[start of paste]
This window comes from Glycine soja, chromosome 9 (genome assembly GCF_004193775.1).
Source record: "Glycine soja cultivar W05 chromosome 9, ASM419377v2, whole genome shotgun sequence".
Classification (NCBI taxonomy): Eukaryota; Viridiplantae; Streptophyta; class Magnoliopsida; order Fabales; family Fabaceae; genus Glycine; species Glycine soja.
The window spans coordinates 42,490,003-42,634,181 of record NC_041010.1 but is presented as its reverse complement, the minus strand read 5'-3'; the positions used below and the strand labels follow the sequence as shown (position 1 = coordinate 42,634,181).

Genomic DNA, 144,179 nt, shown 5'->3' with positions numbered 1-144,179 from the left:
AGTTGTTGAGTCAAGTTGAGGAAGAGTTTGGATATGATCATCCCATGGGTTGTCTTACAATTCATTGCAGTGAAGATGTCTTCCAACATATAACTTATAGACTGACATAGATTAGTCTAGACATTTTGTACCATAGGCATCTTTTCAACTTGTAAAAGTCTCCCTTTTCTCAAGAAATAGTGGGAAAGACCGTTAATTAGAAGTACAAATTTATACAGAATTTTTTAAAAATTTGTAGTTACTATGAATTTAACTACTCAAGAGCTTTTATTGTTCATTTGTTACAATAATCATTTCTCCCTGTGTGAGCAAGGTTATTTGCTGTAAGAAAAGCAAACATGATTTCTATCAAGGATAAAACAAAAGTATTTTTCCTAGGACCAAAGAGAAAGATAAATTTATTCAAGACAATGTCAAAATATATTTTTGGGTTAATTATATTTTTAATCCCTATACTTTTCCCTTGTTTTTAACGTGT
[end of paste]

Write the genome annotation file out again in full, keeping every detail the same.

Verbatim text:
This window comes from Glycine soja, chromosome 9 (genome assembly GCF_004193775.1).
Source record: "Glycine soja cultivar W05 chromosome 9, ASM419377v2, whole genome shotgun sequence".
Classification (NCBI taxonomy): Eukaryota; Viridiplantae; Streptophyta; class Magnoliopsida; order Fabales; family Fabaceae; genus Glycine; species Glycine soja.
The window spans coordinates 42,490,003-42,634,181 of record NC_041010.1 but is presented as its reverse complement, the minus strand read 5'-3'; the positions used below and the strand labels follow the sequence as shown (position 1 = coordinate 42,634,181).

Genomic DNA, 144,179 nt, shown 5'->3' with positions numbered 1-144,179 from the left:
AGTTGTTGAGTCAAGTTGAGGAAGAGTTTGGATATGATCATCCCATGGGTTGTCTTACAATTCATTGCAGTGAAGATGTCTTCCAACATATAACTTATAGACTGACATAGATTAGTCTAGACATTTTGTACCATAGGCATCTTTTCAACTTGTAAAAGTCTCCCTTTTCTCAAGAAATAGTGGGAAAGACCGTTAATTAGAAGTACAAATTTATACAGAATTTTTTAAAAATTTGTAGTTACTATGAATTTAACTACTCAAGAGCTTTTATTGTTCATTTGTTACAATAATCATTTCTCCCTGTGTGAGCAAGGTTATTTGCTGTAAGAAAAGCAAACATGATTTCTATCAAGGATAAAACAAAAGTATTTTTCCTAGGACCAAAGAGAAAGATAAATTTATTCAAGACAATGTCAAAATATATTTTTGGGTTAATTATATTTTTAATCCCTATACTTTTCCCTTGTTTTTAACGTGT